Story: Balance of payments

Components of New Zealand’s current account balance, 1998–2008

This chart shows the different elements that contributed to New Zealand’s current-account deficits. Until 2003 New Zealand normally ran a surplus on its international trade in goods, but had a deficit of about 6% of gross domestic product on dividend and interest payments. People overseas owned more assets in New Zealand than New Zealanders held overseas, and so more payments flowed out of the country. The result was a consistent current-account deficit. After 2003 the balance of trade in goods became negative and investment incomes even more so. Despite a surplus in services in some years, the effect was a serious worsening in the country’s deficit. Note the effect of seasonal fluctuations in dairy and meat exports and tourism on the goods and services data, and therefore on the current account.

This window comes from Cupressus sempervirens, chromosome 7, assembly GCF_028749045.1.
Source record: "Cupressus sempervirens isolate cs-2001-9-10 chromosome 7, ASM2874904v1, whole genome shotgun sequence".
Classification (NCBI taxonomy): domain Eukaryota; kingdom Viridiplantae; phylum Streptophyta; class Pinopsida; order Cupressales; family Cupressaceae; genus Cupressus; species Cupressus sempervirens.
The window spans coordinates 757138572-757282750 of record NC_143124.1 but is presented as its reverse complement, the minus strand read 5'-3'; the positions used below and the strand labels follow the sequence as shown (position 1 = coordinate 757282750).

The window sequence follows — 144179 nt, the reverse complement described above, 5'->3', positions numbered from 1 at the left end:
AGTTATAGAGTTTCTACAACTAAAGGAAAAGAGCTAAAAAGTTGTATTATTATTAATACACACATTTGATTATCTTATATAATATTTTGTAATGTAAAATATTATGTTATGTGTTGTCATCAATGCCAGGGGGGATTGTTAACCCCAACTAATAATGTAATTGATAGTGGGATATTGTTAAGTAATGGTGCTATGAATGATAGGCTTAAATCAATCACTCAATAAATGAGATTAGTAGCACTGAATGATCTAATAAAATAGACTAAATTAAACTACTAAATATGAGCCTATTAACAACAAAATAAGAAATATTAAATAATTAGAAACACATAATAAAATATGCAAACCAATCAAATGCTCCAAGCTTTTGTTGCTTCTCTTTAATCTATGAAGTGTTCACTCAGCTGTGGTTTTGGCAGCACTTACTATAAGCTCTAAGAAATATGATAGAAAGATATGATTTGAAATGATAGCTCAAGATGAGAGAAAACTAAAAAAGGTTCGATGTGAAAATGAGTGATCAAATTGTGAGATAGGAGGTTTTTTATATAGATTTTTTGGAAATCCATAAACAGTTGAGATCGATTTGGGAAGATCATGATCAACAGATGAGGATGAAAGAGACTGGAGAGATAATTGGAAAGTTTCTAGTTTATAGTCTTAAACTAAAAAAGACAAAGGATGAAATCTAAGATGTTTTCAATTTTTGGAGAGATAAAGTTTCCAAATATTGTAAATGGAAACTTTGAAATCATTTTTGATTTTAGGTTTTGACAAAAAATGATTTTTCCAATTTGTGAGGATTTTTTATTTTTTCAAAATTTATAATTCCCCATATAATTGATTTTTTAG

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How to cite this page:

C. John McDermott and Rishab Sethi, 'Balance of payments - Current, financial and capital accounts', Te Ara - the Encyclopedia of New Zealand, (accessed 23 May 2022)

Story by C. John McDermott and Rishab Sethi, published 11 Mar 2010